Grand Portage, Minnesota

The town of Grand Portage, platted on a bay off Hat Point, marks the starting point of a path to the Pigeon River that bypasses a twenty-mile stretch of the waterway containing High Falls and impassable rapids (see next page). Before the voyageurs arrived and gave the site its French name, the Ojibwe used the portage for generations and called it Gitcheonigaming or “great carrying place.” France’s Pierre La Verendrye arrived at Grand Portage in 1731 along with his sons and fifty French soldiers. When the British Northwest Company set up a trading post in the late 1700s, the town became one of the most important fur trading centers in North America. Today Grand Portage sits on land owned by the Grand Portage Band of Ojibwe. Grand Marais’ first settler, John Godfrey, named the nearby Mount Josephine—actually an outcrop of rock thought to be some of the oldest in the world, roughly 1.3 billion years old—for his daughter who, along with some friends, climbed the peak in 1853.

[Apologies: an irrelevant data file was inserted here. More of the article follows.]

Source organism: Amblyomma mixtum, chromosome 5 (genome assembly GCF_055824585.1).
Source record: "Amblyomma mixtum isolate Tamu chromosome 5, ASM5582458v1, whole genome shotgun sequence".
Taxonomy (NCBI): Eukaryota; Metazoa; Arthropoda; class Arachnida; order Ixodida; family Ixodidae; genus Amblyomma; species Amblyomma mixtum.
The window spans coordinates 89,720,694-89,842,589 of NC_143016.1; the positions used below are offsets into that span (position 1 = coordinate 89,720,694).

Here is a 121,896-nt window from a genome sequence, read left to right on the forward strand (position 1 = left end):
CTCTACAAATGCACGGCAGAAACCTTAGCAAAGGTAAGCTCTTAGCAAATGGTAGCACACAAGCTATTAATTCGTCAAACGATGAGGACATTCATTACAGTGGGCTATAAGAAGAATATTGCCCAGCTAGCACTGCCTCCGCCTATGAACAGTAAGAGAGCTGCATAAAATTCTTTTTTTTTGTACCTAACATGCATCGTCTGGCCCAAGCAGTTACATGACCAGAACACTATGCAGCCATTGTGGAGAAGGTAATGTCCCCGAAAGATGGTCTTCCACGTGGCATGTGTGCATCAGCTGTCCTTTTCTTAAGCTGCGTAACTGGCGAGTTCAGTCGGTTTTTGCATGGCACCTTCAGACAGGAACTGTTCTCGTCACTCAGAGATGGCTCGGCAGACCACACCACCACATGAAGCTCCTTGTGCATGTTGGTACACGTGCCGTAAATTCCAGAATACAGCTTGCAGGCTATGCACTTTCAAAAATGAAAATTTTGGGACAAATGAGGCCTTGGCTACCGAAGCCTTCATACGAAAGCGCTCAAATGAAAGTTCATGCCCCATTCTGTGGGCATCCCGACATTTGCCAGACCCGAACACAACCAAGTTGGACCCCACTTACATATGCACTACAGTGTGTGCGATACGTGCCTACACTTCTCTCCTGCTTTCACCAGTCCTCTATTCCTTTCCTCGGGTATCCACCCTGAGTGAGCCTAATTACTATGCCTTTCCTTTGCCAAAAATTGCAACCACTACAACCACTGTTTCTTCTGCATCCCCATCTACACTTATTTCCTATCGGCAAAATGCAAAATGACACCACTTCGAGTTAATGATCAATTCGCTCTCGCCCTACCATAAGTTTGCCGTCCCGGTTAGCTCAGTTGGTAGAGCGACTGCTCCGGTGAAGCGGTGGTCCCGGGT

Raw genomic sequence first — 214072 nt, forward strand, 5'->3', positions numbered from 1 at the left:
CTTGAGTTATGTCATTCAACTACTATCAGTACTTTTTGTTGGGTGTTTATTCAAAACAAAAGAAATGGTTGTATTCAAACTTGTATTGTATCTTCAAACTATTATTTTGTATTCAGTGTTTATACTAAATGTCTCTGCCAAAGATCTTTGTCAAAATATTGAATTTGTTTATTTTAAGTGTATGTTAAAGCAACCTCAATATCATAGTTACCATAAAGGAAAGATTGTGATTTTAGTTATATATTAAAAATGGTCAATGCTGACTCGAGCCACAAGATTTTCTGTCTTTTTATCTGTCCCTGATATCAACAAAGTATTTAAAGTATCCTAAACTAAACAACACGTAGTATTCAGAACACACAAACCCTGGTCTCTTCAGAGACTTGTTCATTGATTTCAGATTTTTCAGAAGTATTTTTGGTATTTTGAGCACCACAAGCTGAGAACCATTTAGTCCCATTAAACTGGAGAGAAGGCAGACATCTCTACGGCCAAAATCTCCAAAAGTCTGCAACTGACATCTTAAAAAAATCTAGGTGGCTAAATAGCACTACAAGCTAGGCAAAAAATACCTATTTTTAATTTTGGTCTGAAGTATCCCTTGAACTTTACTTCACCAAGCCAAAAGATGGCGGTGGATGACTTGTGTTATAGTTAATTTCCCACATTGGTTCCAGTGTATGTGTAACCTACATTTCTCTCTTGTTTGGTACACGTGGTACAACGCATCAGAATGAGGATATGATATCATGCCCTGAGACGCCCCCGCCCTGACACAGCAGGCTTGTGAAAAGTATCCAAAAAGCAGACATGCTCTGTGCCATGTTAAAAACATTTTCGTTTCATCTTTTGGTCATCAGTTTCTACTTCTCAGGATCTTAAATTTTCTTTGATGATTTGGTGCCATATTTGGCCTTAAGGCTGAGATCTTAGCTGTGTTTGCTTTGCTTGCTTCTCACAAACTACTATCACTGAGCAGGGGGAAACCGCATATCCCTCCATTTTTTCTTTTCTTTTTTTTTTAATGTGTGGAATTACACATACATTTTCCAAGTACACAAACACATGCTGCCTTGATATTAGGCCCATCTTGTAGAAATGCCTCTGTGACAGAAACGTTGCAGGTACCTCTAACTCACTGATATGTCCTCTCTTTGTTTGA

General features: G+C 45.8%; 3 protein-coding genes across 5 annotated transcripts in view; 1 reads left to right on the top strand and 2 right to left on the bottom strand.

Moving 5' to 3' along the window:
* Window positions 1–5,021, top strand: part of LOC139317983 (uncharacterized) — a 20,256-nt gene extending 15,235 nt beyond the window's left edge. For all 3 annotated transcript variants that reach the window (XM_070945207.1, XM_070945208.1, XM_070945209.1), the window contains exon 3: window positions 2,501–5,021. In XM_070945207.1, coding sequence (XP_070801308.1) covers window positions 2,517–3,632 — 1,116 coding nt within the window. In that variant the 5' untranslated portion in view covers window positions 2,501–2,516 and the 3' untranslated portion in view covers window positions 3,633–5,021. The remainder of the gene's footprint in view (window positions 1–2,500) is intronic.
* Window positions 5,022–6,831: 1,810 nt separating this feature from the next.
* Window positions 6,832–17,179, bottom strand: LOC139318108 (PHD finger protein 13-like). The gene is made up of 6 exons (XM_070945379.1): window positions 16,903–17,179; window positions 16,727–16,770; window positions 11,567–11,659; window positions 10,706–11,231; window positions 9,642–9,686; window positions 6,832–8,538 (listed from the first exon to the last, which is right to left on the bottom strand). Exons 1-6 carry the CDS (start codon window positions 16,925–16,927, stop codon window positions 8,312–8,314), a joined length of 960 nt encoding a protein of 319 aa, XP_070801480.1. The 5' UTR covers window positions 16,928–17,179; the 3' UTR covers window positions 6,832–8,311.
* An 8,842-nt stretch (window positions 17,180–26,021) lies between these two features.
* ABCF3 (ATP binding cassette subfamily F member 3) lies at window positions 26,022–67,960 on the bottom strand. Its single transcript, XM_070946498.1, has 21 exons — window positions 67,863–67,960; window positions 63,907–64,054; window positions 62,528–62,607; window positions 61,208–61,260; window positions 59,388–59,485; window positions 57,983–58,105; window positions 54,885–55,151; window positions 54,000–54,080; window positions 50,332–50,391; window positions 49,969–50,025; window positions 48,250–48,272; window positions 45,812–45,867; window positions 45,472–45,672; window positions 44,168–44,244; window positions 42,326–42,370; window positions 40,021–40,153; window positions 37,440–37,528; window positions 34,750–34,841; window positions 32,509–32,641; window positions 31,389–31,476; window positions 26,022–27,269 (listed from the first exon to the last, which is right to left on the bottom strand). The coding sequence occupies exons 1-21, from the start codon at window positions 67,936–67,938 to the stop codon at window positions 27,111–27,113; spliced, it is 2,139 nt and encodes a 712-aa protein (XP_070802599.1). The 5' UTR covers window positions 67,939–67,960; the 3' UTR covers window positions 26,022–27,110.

Nine miles west of the Pigeon River lies the town of Grand Portage (Gitcheonigaming or “great carrying place” in Ojibwe), the starting point of a path to the river that bypasses twenty miles of river containing the falls and impassable rapids. Before the Voyageurs arrived and gave the site its French name, the Ojibwe used the portage for generations. Pierre La Verendrye arrived at Grand Portage in 1731 along with his sons and fifty French soldiers, after which it became one of the most important fur trading centers in North America.

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